Calculus 8th Edition

Published by Cengage
ISBN 10: 1285740629
ISBN 13: 978-1-28574-062-1

Chapter 14 - Partial Derivatives - Review - Exercises - Page 1024: 65


$P(2-\sqrt 3),\dfrac{P(3-\sqrt 3)}{6},\dfrac{P(2\sqrt 3-3)}{3}$

Work Step by Step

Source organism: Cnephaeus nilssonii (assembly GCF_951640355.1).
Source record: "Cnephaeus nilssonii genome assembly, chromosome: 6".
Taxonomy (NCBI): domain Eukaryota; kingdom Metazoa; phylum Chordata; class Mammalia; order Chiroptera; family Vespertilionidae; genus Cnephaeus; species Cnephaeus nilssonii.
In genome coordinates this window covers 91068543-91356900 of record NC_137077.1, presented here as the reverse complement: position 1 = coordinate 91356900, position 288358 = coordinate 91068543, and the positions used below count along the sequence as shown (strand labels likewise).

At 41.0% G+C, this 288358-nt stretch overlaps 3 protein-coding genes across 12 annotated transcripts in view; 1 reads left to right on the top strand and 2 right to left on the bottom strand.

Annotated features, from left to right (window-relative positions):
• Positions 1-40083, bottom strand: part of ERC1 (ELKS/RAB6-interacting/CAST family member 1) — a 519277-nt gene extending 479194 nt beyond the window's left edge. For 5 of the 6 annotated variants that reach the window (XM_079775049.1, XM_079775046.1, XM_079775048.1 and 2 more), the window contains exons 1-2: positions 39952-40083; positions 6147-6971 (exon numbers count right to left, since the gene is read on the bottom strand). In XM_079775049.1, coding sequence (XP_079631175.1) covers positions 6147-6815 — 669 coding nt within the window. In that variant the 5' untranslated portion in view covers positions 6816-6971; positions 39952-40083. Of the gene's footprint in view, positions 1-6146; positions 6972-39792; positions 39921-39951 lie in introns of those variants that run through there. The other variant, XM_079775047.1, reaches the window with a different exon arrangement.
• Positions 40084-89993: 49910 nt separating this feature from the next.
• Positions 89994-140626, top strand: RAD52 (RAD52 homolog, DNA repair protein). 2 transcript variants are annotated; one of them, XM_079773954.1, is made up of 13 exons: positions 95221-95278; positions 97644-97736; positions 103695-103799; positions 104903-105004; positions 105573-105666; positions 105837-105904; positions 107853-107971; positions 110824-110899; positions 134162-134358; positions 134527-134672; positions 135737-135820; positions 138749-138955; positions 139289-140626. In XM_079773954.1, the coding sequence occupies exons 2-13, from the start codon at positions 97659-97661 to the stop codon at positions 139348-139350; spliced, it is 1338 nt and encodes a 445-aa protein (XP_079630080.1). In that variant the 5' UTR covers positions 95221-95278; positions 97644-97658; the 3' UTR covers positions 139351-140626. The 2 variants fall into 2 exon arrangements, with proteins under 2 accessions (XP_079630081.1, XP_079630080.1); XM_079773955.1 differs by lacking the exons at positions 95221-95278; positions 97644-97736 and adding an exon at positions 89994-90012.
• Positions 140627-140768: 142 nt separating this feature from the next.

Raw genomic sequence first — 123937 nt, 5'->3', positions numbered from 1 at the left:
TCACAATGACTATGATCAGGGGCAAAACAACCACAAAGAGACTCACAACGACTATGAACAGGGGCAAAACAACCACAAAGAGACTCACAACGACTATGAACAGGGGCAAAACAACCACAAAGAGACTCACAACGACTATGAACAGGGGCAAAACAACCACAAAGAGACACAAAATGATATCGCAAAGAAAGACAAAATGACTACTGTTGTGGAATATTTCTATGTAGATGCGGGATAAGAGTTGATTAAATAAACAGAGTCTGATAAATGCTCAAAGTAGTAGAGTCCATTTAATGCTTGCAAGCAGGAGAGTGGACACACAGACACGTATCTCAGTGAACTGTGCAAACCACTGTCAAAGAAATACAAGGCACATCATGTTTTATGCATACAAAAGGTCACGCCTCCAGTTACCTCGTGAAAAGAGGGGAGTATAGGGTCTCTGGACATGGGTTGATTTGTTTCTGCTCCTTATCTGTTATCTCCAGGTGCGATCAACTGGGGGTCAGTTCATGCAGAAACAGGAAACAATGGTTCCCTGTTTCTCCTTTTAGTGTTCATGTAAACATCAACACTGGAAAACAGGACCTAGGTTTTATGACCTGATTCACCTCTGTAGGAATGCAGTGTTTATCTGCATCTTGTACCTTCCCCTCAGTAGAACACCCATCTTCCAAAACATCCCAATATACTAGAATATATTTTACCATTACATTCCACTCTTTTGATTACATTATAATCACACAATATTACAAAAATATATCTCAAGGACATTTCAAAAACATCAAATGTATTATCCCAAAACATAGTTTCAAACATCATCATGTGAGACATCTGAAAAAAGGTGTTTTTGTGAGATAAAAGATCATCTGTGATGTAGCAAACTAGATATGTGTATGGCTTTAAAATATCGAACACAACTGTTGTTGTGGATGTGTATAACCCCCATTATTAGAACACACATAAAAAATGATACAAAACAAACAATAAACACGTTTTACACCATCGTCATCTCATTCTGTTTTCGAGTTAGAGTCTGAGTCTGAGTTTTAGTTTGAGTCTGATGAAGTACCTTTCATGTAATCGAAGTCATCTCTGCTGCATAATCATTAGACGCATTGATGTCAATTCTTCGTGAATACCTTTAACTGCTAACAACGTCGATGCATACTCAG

From the given figure, we have $c= b \cos \theta$ Area of a pentagon is: $A=b \cos \theta (b \sin \theta +2a)$ Perimeter of a pentagon is: $P=2 (a+b+b \cos \theta)$ Need to apply Lagrange Multipliers Method to determine the dimensions of a rectangular box of maximum volume. we have $\nabla f=\lambda \nabla g$ Using constraint condition, we get $a=b(\dfrac{\sqrt 3+1}{2})$ and $\theta = \pi/6$ Thus, $P=2 (a+b+b \cos \theta) \implies b=\dfrac{P}{2\sqrt 3+3}$ The third side can be found as: $2c =2b \cos \theta$ $=2(\dfrac{P}{2\sqrt 3+3}) \cos (\pi/6)$ $=P(2-\sqrt3)$ Hence, Sides of a pentagon are: $P(2-\sqrt 3),\dfrac{P(3-\sqrt 3)}{6},\dfrac{P(2\sqrt 3-3)}{3}$
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